Sick And All Alone In The World

Via Ezra Klein, we have this chart from the Center for Economic and Policy Research, which shows the disparity between guaranteed paid sick leave in the U.S. and the rest of the world:


As Klein put it, “The light blue line measures paid sick days. This is what you use if you need to take three days off because you have a fever. The dark blue line is paid sick leave. This is what you use if you need to take three months off because you have cancer. Every other country on the list offers at least one. Most offer both. The United States is alone in guaranteeing neither.”

Yesterday, the Healthy Families Act was reintroduced in Congress, after going “nowhere during the presidency of George W. Bush.” The bill — introduced by Rep. Rosa DeLauro (D-CT) and Sen. Ted Kennedy (D-MA) — “would guarantee employees one paid hour off for each 30 hours worked, enabling them to earn up to seven paid sick days a year.” Employees could also use their time to care for a sick family member.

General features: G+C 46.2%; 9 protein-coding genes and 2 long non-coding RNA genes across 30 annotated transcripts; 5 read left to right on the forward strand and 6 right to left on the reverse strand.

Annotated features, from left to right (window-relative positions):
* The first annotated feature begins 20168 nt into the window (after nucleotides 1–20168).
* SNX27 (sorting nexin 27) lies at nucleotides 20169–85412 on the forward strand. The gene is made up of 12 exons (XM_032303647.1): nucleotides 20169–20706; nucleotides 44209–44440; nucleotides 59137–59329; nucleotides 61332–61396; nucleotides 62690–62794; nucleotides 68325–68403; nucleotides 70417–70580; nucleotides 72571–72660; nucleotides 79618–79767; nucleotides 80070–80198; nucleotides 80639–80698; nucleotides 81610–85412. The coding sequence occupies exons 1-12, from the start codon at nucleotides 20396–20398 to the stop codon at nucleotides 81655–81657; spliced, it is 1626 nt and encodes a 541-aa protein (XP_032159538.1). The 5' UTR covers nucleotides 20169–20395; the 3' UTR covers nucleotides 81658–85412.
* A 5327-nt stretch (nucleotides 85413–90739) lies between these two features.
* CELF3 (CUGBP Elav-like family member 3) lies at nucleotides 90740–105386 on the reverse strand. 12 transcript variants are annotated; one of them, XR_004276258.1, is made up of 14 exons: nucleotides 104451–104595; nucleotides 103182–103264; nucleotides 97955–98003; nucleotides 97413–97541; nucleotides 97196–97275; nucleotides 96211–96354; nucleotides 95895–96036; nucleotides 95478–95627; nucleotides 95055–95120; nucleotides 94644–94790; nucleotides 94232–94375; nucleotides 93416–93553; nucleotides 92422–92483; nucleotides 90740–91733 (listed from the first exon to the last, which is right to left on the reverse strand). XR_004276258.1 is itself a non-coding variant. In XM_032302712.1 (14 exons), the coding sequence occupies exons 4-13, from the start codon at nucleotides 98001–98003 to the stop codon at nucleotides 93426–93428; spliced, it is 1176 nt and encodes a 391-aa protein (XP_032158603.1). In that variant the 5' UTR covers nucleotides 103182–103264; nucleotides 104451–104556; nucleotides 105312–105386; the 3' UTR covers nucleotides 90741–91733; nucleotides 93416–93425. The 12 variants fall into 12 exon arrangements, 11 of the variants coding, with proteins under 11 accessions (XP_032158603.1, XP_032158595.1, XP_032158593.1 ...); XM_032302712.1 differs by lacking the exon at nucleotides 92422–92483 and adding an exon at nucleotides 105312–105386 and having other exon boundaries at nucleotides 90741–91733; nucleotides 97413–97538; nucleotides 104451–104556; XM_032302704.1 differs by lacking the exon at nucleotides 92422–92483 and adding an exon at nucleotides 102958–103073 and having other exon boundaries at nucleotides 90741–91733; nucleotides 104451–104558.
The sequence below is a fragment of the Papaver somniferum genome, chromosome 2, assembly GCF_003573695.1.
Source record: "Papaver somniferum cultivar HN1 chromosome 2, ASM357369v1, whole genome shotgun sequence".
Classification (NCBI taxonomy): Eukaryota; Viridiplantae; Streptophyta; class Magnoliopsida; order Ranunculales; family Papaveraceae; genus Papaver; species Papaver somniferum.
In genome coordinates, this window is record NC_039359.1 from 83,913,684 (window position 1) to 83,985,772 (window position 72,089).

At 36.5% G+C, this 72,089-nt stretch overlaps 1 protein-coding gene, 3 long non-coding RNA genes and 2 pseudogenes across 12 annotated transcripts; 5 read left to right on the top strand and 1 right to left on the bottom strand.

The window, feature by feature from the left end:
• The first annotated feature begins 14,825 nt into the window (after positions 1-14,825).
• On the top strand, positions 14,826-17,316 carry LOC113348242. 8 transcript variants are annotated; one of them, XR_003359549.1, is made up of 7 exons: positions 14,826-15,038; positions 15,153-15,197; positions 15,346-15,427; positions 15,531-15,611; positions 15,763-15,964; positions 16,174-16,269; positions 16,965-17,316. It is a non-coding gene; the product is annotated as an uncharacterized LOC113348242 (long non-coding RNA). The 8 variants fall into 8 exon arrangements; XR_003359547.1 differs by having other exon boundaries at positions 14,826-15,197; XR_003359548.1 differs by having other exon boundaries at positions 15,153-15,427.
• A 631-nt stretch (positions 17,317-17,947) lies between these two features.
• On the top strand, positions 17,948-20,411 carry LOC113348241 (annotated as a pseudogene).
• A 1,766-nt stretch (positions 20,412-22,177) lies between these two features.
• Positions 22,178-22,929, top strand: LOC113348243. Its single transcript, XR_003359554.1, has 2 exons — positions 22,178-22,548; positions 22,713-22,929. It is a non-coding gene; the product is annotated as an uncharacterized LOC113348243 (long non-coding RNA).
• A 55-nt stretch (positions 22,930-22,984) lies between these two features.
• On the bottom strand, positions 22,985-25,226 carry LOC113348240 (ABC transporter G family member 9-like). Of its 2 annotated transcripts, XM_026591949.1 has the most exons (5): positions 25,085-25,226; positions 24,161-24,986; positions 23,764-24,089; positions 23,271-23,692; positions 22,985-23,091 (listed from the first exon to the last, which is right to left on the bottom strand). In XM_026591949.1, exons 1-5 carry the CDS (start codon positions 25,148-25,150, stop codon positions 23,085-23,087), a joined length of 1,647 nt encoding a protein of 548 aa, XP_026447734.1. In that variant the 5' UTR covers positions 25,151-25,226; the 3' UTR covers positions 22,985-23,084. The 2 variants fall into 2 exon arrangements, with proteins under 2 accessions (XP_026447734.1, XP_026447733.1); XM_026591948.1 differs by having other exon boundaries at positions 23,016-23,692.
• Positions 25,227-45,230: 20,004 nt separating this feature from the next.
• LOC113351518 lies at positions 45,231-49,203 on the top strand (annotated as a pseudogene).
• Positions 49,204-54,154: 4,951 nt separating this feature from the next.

Lost productivity due to sick workers attending work and infecting other employees costs the U.S. economy $180 billion annually. For employers, the cost averages “$255 per employee per year and exceeds the cost of absenteeism and medical and disability benefits.” Providing sick days can also help cut down on the spread of infectious disease. And then there’s the simple moral argument against forcing ill workers to choose between their health and their paycheck.

As a Senator and during the presidential campaign, President Obama supported the Healthy Families Act. So will it fare better this time?


James Kwak has more.

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